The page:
one youth explained, "is to give opportunities to young
people so they won't even want to use guns." Speaking from
personal experience, these teens bring zeal and commitment to
their task and credibility to their messages. They reach and
teach thousands of youth and adults annually. The program gets
support from a statewide anti-violence agency, YOUTH ALIVE!
Use news reports and other everyday examples to help older
children learn how violence affects the community and their own
lives. Let them know that teens are more frequently victimized
by crimes, both violent crimes and property crimes, than any
other age group. Help them think about the costs of crime and
the benefits of prevention.
Encourage young people to tackle the problem. Urge them to
how they can learn simple strategies to prevent crime against
themselves and their friends;
how groups can settle disagreements without using fists or weapons;
what drug-free, alcohol-free positive activities are available
for teens and how these can be improved to attract even more
Building a safer neighborhood
We and our families cannot be safe if our neighborhoods are riddled
with violence. Research shows that there's less crime where communities
are working together. Help your neighborhood become or stay healthy.
Get to know your neighbors. You can't do it alone.
Start, join, or reactivate a Neighborhood Watch or Block Watch.
Include discussions of ways neighbors can watch out for situations
that might involve children in or threaten them with violence.
Consider starting a formal block parent program such as McGruff
House so that children will have reliable, recognizable places
to go in the neighborhood, if they feel threatened, bullied,
Talk with other adults in the neighborhood about how fights
among children should be handled. Who should step in? How? Under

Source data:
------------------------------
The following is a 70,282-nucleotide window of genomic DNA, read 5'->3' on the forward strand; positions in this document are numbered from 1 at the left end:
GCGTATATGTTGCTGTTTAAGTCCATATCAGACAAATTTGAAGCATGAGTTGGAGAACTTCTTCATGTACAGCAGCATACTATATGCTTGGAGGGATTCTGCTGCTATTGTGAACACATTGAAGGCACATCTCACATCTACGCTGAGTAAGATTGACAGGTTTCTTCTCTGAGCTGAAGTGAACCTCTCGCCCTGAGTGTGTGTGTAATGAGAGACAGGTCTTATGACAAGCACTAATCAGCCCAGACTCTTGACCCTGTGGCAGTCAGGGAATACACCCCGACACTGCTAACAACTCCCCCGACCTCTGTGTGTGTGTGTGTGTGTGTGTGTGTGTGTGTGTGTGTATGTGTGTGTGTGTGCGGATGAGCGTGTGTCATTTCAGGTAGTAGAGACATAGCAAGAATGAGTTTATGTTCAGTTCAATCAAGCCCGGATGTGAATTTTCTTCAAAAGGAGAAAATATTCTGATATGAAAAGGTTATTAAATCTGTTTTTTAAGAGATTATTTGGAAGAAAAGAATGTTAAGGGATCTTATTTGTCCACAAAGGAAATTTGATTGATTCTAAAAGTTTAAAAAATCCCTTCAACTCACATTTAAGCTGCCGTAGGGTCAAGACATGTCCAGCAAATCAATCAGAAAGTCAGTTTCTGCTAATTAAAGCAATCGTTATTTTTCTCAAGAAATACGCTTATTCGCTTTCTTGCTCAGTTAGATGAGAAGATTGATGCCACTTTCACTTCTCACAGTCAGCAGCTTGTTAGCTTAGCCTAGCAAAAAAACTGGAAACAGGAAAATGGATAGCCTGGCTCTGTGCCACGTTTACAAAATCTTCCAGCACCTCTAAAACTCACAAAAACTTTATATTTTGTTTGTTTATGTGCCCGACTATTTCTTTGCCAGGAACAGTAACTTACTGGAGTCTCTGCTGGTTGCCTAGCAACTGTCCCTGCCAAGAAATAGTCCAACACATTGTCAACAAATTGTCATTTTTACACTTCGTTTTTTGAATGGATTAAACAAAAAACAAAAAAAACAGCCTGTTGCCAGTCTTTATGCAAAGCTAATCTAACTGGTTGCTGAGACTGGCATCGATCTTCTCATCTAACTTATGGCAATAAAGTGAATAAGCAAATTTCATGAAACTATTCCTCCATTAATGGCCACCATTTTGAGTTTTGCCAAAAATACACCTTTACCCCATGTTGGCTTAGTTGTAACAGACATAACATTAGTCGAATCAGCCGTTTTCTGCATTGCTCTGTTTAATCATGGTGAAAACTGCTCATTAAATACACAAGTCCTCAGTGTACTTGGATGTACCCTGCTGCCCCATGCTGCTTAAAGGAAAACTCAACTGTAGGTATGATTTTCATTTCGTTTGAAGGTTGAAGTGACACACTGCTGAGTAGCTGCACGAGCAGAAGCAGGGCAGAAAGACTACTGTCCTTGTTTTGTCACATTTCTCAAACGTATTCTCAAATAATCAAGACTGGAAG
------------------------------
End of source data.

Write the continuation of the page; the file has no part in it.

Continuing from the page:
what conditions? Make sure children in the neighborhood know
that adults are prepared to help stop any form of violence.
Share information on basic child protection from this booklet
or other good sources. Help each other learn about signs of drug
abuse and gangs, along with where to go for help in your community
to address these problems.
Agree on what a "trusted adult" will do for children
in the neighborhood in case of troubling situationsbeing
threatened, finding a gun or drugs, being approached by a stranger.
Get to know and encourage the kids in your neighborhood. Many
young people say that carrying weapons gives them a sense of
power, a sense you can help them get in far more positive ways.
Many communities have information and referral services that
keep extensive records of the government and nongovernment groups
that can help address neighborhood issues. These are usually
listed in the telephone directory. United Way and similar groups
sometimes operate referral services. Local taxpayer and civic
associations can often provide information. It's smart to find
out in advance who can help with such issues as abandoned cars,
dangerous intersections, broken or inadequate lighting, over-grown
or littered vacant lots, deteriorated housing, and the like.
A group of mothers in Richmond, Washington, decided that by working
with other mothers around the country they could help stop the
violence that was taking away their children's freedom even their
lives. They organized Mothers Against Violence in America (MAVIA)
and began educating themselves and others, asking for policy
changes and working with others in the community who shared their
goals. Teenagers formed school-based groups Students Against
Violence Everywhere (SAVE) that not only promote nonviolent ways
to handle anger and conflict in school settings, but stage violence-free
Teen Nights, hold anti-violence poster contests, host forums
and speakouts against violence, and sponsor country-wide anti-violence
In Hartford, Connecticut, the city's nine branch libraries
have become part of the solution to violence problems. Each branch
has taken up the challenge to become a center of positive activity
for kids in its neighborhood, including acting as homework centers.
No new funds were usedlibraries were asked to refocus existing
resources to tackle this neighborhood need.
Work together to establish safe conditions in your neighborhooda
physical environment that doesn't invite crime or offer opportunities
for violence to brew. With a group of neighbors, scan streets,
yards, alleys, playgrounds, ball fields, parks, and other areas.
Look with a child's eye; even invite some children to go with
you. Ask your police department or sheriff's office if they'll
provide pointers or other help.
Look for things like overgrown lots, abandoned vehicles or
appliances, public play areas blocked form public view, intersections